I know, I am a finance expert that appreciates some of what Dave Ramsey teaches. I have even taught Financial Peace University at my church for many years. And he teaches that credit cards are evil. But I don’t agree with that. I don’t think credit cards are for everyone, but they work well for me. And I do not think anyone will get rich off of credit card points, but there is a reality with credit card rewards: one out of every three people have credit card travel rewards that go unused. So, before booking your vacation, login to your credit card rewards online system or call in to your credit card company to see if you have any rewards. If you do, see if you can use any of them for the upcoming trip. I rarely get an entire vacation paid for with credit card points, but I often get a flight or a hotel stay paid for through points. It is a nice money saving bonus!
I rarely use cash. With things like Venmo, Apple Pay, and other electronic payment methods being added to the often used credit card and debit cards, it makes me wonder if cash will still be around in the future.However, I use cash most when I travel for two reasons:
I engage with service staff often when I travel. From waiters, waitresses, bellmen, cleaning crews, and more–I am being served by awesome people. These folks depend on tips as part of their income. The number one way they like to get their tips? Cash! And the easiest way for me to show them I appreciate their work is to hand them cash–as long as I have it in my pocket.Sometimes I forget to go to the ATM to get the cash needed and it makes my travel a lot less convenient and causes me some fear.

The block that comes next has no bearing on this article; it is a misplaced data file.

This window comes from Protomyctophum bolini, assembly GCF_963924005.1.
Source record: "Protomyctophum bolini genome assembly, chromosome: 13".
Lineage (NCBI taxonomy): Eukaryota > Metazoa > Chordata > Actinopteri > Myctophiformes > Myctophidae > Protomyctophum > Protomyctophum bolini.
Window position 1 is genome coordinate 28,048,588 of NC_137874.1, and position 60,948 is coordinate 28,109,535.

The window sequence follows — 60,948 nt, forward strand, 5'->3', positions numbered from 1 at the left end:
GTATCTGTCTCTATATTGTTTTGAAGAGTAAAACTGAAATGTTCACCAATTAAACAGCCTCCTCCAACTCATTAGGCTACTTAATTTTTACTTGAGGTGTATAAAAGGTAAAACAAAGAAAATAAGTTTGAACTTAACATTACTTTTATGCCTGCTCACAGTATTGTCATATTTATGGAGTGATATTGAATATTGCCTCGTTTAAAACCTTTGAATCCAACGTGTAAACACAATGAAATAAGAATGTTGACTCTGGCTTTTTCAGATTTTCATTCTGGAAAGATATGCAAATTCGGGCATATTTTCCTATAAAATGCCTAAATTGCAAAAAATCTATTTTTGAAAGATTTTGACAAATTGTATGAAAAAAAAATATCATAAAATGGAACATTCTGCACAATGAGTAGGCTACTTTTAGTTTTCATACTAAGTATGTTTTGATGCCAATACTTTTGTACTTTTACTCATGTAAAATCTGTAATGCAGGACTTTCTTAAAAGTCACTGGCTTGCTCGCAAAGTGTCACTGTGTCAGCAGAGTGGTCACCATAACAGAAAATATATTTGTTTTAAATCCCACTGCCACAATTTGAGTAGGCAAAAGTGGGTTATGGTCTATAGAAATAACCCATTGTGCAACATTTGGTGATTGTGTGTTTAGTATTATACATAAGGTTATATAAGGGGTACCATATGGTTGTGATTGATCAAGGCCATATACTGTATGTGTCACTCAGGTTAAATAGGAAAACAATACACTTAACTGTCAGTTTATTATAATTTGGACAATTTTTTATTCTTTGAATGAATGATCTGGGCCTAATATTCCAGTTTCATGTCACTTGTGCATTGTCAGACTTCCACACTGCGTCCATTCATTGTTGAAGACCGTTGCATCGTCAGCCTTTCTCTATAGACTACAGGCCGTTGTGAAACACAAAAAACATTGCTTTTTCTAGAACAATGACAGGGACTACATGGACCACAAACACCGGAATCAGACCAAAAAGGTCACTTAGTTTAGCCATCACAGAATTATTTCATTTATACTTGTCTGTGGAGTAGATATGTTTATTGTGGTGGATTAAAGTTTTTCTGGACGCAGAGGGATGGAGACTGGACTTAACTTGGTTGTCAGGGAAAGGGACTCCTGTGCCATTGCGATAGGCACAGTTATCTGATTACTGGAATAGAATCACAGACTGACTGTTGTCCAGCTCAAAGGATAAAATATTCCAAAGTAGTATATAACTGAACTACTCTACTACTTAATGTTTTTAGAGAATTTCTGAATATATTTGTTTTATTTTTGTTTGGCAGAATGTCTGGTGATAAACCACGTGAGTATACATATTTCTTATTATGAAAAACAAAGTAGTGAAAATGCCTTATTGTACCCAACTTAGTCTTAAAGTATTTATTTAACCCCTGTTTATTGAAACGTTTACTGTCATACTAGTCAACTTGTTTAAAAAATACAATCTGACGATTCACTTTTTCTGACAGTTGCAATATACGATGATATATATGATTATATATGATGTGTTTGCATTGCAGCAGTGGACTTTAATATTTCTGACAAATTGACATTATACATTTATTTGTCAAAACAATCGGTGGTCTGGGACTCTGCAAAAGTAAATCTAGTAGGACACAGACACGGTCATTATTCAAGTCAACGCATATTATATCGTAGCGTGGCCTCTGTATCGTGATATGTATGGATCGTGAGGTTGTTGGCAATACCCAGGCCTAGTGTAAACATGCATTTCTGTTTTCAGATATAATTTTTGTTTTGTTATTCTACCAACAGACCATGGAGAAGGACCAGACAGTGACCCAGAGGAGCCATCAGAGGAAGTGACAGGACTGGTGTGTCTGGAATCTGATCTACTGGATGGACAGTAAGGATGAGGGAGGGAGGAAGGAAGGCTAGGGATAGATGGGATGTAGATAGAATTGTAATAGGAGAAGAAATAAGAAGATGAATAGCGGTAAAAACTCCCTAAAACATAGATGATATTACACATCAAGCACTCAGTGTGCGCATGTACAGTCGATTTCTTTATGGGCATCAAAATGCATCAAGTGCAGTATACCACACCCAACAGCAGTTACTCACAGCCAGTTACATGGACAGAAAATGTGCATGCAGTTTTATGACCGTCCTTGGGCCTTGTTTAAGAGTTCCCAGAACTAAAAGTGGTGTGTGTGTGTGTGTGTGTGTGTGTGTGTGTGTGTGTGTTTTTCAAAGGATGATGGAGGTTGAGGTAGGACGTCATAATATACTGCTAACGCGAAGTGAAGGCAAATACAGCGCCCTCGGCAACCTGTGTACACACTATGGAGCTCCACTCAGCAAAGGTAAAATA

The number one way bank account information gets stolen or compromised is through travel. As a general rule, I NEVER use my debit card or other check account information when I travel. If I cannot use cash, I use a credit card. This way if my information does get stolen, it’s to my credit information and not to my real money. I would much rather someone hack into my credit card than into my checking or savings account. This way if the funds are stolen, I can dispute it. If my real money is taken from my checking account, it would cause a major disruption to my life. Using cash as often as possible when you travel reduces the risk involved.
Because you did the work ahead of time, you can spend the money in your vacation fund without tracking, reconciling, or being extremely disciplined. You finally get a break from the mundane, tiresome chore of managing your finances daily. Yes, you can continue your vacation with peace of mind because you did the work needed before your vacation started. This is one of my favorite things about time away. As a finance expert who owns various financial services companies, I have a natural bend to be disciplined and detailed with finances. That proclivity has served me well! But, that doesn’t mean it is always easy or fun. I enjoy my break when I take vacations, and it’s something that helps me continue financial management more effectively when the vacation ends.
Husband, Dad, and Sun Valley Community Church student ministry volunteer. A Finance Expert and Founder of Stewardship. Christian Ministries major from Arizona Christian University and bestselling author.